Reading is contagious, especially in a pandemic : My favorite part of the day was after lunch, when Mrs. Sandberg asked us to fold our arms on our desks and rest our heads while she read to us.

Her kind and steady voice transported me to magical places where animals could talk and where kids, far braver than I, and probably with upper body strength, had grand adventures.

At the end of second grade - I received an award for perfect attendance. I had not missed a single day of school, not because I never got sick, but because I refused to stay home and miss story hour.

Any of Mrs. Sandberg's unfinished stories was a cliff-hangar for me.

And thus it was with the joyful memory of being read to that I named our group the Coronavirus Book Club : Reading is Contagious!

At the first session, five kids showed up. I read to them and tried to engage in conversation. Whenever I asked a question, I was met with complete silence.

The following week, a few more kids showed up; they hesitantly started responding, but with one -word answers. I started singing my questions, imitating bad opera. I told them that I would continue singing until someone answered. Who knows the absence of vocal talent was an asset? The kids started answering more questions.

The next session, they gave longer answers and more students participated in the conversations. I sang less.

The Coronavirus Book Club has quickly become the highlight of my week. I have slowly gotten to know the students and have grown fond of every single one of them.

They have gone from being kids who never said a word to kids who are steadily but hesitantly sharing tidbits of their lives with me. I have seen their younger siblings on video, who are invited to stay and listen.

Reading out loud forces me to forget everything else for an hour. Immersed in a book, there is no pandemic, no rampant unemployment, nor is the country divided. I am on an amusement ride totally engrossed in a different world.

I recently wondered if our post-lunch reading hour gave Mrs. Sandberg a chance to forget her world, too.

The year 1972 was not an easy one. There was an unimaginable terrorist attack in Munich, Watergate was unfolding, and the Vietnam War raged on. The future looked frightening and uncertain.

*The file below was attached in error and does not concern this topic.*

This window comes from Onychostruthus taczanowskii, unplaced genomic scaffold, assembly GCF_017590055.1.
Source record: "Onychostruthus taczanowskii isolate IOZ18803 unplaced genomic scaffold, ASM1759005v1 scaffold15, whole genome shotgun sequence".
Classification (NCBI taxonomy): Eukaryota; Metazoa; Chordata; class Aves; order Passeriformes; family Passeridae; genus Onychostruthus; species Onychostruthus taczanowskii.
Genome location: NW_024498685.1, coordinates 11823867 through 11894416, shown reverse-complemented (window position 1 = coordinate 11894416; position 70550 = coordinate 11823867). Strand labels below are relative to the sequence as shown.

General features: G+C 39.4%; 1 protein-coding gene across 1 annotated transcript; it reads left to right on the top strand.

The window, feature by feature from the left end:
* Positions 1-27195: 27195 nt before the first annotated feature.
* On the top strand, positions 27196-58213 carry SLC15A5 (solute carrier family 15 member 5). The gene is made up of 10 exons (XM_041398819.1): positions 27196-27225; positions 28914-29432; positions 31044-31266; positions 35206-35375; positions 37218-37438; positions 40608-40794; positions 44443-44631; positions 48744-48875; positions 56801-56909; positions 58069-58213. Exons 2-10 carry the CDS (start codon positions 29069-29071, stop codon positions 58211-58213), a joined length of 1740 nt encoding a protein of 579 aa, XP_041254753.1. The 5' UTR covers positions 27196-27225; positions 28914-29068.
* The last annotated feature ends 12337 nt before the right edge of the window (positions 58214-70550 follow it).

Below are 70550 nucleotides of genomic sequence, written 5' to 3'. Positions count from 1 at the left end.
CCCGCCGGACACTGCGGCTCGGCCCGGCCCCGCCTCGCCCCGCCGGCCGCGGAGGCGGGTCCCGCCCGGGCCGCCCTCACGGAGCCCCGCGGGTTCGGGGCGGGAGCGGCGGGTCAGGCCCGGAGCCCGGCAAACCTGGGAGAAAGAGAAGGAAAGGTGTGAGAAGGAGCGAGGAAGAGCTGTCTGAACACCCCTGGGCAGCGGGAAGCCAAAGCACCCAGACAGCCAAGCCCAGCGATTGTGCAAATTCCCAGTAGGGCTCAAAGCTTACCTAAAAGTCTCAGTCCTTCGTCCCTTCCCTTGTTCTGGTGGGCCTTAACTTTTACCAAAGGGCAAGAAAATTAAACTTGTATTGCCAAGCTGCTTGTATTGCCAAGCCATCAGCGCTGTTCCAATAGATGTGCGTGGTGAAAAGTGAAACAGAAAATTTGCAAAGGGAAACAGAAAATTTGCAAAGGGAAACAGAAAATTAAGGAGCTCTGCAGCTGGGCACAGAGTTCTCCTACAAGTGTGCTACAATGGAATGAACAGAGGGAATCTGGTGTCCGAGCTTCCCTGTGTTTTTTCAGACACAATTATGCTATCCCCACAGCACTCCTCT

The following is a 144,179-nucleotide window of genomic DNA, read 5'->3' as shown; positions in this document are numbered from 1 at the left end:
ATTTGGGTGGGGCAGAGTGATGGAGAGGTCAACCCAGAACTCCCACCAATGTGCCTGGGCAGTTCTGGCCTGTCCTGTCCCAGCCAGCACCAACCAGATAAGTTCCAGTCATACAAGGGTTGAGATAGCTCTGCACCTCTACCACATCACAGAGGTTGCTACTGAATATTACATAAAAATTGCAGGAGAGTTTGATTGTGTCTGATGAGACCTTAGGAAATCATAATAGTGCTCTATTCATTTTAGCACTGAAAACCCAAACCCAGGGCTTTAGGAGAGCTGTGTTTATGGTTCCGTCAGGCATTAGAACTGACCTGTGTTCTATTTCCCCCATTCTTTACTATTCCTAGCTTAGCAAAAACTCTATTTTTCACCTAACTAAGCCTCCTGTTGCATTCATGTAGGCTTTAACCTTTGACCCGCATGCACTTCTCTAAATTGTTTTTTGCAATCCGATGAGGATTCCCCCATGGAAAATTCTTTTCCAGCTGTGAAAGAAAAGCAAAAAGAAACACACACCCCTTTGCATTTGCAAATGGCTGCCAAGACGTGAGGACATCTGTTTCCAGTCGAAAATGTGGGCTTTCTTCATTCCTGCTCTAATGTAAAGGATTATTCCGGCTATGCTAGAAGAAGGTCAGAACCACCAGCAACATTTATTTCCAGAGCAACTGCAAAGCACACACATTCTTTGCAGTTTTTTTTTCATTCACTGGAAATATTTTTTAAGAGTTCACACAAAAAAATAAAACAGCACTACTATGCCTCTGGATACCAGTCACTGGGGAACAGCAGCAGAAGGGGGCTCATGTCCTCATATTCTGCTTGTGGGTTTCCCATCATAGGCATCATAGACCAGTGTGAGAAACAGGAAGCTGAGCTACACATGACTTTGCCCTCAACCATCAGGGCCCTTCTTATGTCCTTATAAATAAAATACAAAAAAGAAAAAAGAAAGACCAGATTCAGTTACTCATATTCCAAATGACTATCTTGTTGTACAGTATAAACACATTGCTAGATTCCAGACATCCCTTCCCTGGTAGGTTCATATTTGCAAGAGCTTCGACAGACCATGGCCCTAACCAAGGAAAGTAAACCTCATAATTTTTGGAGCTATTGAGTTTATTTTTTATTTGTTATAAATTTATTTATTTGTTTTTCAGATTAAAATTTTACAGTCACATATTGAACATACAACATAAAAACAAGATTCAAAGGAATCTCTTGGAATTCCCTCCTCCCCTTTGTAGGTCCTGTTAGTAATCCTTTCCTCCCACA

Of course, I didn't know any of that. All I knew was that I loved Mrs. Sandberg and I couldn't wait to hear what clever thing Charlotte, that ingenious spider, did next. During the story hour, I could have a joyful childhood. I was not an outsider, or a child worried about her mother who didn't speak English.

The school year ended a few weeks ago for my book club members. They are no longer required to attend online class. We took a vote to see what to do next. It was unanimous. The Coronavirus Book Club lives on!

While listening to ''Charlotte's Web'' as a second grader, I was devastated when Charlotte died. The lessons I learned from her, however - make a difference, be kind, take care of one another - stayed with me.

I LIKE TO THINK that Mrs. Sandberg, who is no longer with us, would be proud to know that her legacy lives on in so many ways. I can't pick up the phone and tell her about the book club or properly apologize for her having to carry me off the monkey bars, which in no way was part of her job description.

But I can thank every educator like Linda who is trying to find creative ways to carry their students to safety during these difficult times. What you are doing now was never a part of your job description, and we know that.

You will always be remembered, and that is a legacy reserved for heroes.

The World Students Society in all admiration, thanks author Firoozeh Dumas, who is also the author of three books and is writing a screenplay.


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